Multicore and ME

Multicore and ME

Zander Sprague (Intel)'s picture

Hi there,


My name is Zander Sprague and I am the Americas Geography Manager for Intel Software College. This my first foray into the forums and I hope not my last.


Although I have a good understanding of Multicore and the technology that Intel makes, I would not say that I am very technical, so I will not be talking about technical aspects of this subject.


What I really wanted to share was my perspective of what Multicore means to me and possibly you. Going forward all the processors that are made will be at least 2 cores if not more. This is exciting to me, there is hope that my computer will be able to do a virus scan and e-mail and gaming all at once. In the past, when my virus checker started I went to get a coffee, because it slammed my system.


I have been a technical instructor for many years. I have had to learn a lot of new programs and then turn around and teach them. Some were very complex and the technology behind it so new that I was helping to define how to teach it. I see the same thing for University professors today. You are faced with the task of integrating Multicore and Parallel programming into your curriculum. You maybe asking "How do I do that"?


I know how you are feeling; I have been in similar situations. Luckily, there is the Intel Academic Community is here to help you. There is a cornucopia of resources for you, and I want to be your partner in bringing Multicore, Manycores, and parallel programming to your students.


Why not MASTER MULTICORE WITH INTEL?


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jeffrey-gallagher (Intel)'s picture

Well said, Zander.


Anybody out there have any experiences with many core programming and want to discuss or compare with others? This would be an ideal thread for that! Don't be shy: post away!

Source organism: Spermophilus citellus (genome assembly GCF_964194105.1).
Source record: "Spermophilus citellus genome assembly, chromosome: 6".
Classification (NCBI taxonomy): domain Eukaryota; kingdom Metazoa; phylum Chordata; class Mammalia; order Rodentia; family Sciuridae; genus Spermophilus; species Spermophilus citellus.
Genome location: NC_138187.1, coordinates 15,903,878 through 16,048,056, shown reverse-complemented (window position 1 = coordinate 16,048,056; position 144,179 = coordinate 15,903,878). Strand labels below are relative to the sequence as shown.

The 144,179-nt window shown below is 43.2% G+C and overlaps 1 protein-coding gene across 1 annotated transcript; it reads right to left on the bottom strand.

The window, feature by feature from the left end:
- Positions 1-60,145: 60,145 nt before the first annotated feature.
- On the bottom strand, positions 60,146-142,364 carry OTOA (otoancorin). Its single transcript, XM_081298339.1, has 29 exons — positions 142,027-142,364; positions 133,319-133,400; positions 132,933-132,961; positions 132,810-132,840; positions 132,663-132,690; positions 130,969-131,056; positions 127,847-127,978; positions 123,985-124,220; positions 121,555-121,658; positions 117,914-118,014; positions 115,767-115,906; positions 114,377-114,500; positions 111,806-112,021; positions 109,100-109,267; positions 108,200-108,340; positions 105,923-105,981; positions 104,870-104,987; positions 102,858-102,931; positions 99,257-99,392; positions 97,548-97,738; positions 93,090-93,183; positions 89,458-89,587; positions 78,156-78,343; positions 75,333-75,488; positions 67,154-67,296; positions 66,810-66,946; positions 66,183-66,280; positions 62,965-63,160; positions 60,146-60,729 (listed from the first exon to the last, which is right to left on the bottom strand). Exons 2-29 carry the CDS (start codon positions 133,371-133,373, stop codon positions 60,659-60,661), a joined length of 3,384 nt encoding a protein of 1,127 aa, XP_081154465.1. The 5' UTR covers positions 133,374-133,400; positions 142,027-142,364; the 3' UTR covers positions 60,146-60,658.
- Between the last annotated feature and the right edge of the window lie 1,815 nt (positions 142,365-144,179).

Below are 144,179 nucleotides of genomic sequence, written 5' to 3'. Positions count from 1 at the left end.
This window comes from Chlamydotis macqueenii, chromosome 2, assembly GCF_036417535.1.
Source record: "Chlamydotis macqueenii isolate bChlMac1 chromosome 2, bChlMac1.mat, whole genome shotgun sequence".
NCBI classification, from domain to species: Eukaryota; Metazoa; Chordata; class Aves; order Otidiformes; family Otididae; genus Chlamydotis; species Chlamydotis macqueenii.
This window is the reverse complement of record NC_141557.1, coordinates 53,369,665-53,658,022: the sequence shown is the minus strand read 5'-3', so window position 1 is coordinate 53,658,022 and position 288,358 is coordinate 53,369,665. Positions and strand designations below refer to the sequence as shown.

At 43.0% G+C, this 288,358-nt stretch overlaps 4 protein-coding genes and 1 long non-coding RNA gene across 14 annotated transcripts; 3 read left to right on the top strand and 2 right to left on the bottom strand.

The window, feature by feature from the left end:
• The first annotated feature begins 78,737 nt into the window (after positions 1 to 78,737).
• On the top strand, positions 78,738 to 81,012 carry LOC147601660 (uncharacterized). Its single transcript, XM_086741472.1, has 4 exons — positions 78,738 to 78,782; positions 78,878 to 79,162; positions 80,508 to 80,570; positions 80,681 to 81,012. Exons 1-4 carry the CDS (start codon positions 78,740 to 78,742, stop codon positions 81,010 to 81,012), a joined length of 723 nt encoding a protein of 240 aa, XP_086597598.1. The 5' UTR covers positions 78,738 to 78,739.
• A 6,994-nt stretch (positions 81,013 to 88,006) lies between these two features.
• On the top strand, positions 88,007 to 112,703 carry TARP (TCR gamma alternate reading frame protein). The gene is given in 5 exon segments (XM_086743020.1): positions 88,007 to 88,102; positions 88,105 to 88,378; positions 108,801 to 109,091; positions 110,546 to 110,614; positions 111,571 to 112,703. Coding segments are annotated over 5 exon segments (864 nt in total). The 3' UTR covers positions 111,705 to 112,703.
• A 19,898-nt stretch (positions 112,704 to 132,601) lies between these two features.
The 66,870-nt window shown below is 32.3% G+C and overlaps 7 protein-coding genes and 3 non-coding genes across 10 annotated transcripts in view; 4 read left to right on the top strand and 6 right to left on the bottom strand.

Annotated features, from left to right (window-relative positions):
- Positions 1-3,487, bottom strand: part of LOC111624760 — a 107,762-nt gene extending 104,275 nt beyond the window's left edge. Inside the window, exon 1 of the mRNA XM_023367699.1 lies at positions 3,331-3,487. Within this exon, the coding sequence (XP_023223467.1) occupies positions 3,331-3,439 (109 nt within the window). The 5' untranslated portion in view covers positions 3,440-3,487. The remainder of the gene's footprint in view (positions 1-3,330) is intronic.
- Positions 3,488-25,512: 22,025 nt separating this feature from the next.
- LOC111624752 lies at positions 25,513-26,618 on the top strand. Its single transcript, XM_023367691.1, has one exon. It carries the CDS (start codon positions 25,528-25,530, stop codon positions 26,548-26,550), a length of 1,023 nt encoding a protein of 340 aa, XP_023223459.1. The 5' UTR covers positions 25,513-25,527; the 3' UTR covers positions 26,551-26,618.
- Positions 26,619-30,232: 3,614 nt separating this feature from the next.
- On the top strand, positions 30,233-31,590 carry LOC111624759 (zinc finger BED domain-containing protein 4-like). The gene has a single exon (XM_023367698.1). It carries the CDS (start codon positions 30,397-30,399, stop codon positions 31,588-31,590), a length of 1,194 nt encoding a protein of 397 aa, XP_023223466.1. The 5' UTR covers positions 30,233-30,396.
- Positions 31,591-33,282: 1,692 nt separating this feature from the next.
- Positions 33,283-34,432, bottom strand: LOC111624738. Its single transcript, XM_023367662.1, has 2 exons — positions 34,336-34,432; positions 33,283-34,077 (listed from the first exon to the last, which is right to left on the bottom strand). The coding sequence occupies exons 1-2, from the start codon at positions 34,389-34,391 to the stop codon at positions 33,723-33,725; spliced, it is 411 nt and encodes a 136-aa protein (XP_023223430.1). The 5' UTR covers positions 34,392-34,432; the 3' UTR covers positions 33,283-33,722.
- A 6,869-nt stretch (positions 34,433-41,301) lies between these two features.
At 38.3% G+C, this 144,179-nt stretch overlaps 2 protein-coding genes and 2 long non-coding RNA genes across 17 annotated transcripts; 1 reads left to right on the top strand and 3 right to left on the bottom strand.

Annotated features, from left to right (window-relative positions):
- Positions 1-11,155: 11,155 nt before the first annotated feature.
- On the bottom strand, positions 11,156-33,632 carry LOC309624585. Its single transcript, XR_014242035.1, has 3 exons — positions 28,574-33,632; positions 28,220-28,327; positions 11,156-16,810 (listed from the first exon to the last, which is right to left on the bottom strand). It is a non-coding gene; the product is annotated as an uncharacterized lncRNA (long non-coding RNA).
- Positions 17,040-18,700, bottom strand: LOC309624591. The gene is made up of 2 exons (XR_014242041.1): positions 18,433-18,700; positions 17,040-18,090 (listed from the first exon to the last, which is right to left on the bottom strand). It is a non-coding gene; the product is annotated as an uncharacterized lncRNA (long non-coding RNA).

Cheers,


jdg


Thomas Willhalm (Intel)'s picture

Zander,


Before joining Intel, I worked as a research and teaching assistant. Ive also given several ISC classes, so I know both worlds. The ISC MC classes focus on what I call handcrafting. Threading APIs, debugging tools, libraries capabilities, and OpenMP syntax are not very scientific subjects that are suited for a University class. Honestly speaking, I cannot imagine most of the professors I know to teach the MC for Academia class. They try to teach concepts that hopefully survive the next decade. However, a lot of the ISC content is the usage of tools, knowledge that might be outdated with the next release. In fact, the whole thing feels like a long sales pitch for the Intel tools.


Another problem is that professors like to define their own content. It is part of their job to develop a class and their way of forming their students. I therefore suggest not positioning the class as self-contained, but creating building blocks that professors can add to their existing classes. A class about algorithms can be extended to cover parallel algorithms, a class about programming languages can also discuss how parallelism can be expressed, a compiler class can discuss auto-parallelization, and so on. However, you should still be prepared that they would like to modify the content to adopt it to their way of presenting. You might even embrace the bazaar model in order to address this.